The most profound impact of the wildfires that devastated parts of Napa and Sonoma counties last fall was the loss of human life.
Then came the loss of property, including entire neighborhoods of homes, a handful of wineries and significant vineyard acreage. Those losses, of course, impacted the survivors of the fires that own the buildings and land.
It simply didn’t seem appropriate at the time to even bring up the consideration of wine quality from the 2017 harvest. Anytime I thought about broaching the topic, two words popped into my head: “Too soon?”
Well, whether too soon or not, wine drinkers have begun to ask questions about the 2017 vintage from Napa and Sonoma countries, and whether those fires — specifically, the smoke from those fires — would have an impact on wine quality.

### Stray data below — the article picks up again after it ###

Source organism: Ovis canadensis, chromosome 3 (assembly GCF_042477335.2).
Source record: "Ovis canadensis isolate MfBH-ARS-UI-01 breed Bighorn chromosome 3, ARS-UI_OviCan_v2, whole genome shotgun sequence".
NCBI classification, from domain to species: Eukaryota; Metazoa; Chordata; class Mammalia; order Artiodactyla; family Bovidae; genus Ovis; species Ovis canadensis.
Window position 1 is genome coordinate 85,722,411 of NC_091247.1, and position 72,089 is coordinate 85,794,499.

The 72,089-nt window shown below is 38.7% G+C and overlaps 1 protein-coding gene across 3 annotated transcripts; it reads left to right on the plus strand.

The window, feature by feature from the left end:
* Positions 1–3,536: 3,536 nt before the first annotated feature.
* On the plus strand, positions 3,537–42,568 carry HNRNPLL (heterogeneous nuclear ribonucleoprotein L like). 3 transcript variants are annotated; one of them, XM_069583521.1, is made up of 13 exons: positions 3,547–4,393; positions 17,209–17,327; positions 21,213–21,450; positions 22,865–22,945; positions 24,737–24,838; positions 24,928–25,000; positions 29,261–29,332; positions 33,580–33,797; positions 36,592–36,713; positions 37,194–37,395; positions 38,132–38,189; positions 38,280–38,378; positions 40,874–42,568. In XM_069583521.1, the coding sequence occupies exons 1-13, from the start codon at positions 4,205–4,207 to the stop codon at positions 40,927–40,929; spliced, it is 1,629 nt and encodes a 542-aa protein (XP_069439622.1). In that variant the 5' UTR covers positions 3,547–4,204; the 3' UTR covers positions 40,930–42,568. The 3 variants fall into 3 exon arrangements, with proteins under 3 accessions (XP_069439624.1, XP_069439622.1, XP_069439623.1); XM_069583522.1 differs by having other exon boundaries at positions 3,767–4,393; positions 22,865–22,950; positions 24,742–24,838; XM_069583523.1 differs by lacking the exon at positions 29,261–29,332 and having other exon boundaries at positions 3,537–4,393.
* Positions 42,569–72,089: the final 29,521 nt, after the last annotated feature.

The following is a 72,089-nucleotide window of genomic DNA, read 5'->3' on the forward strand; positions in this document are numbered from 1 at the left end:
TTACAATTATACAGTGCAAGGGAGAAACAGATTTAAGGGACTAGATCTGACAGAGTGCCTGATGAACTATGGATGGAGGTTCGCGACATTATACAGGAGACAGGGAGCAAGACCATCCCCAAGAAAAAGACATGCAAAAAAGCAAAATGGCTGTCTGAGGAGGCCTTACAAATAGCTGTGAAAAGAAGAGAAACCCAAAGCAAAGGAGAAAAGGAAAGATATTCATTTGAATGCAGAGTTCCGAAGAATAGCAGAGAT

After speaking with a number of winemakers I trust, the nearly universal answer appears to be no.
The reason: The 2017 growing season was hotter than normal, which hastened the ripening process in most of the vineyards in North Coast Wine Country. By the time Oct. 8 — the date that the first of 15 big Northern California wildfires ignited — rolled around, most of the grapes had already been harvested, pressed, fermented and transferred to barrels or tanks to begin the aging process.
I’ve also been told that vintners who had not yet harvested their grapes, for the most part, opted not to ferment the fruit that was still on the vines after the fires had been extinguished. They did not want to risk their reputation by producing wine from smoke-tainted grapes. They decided to take a financial hit for one vintage, rather than destroying a brand that may have taken years to build. Smart.
So, all in all, I’m expecting great things from the 2017 Napa and Sonoma wines.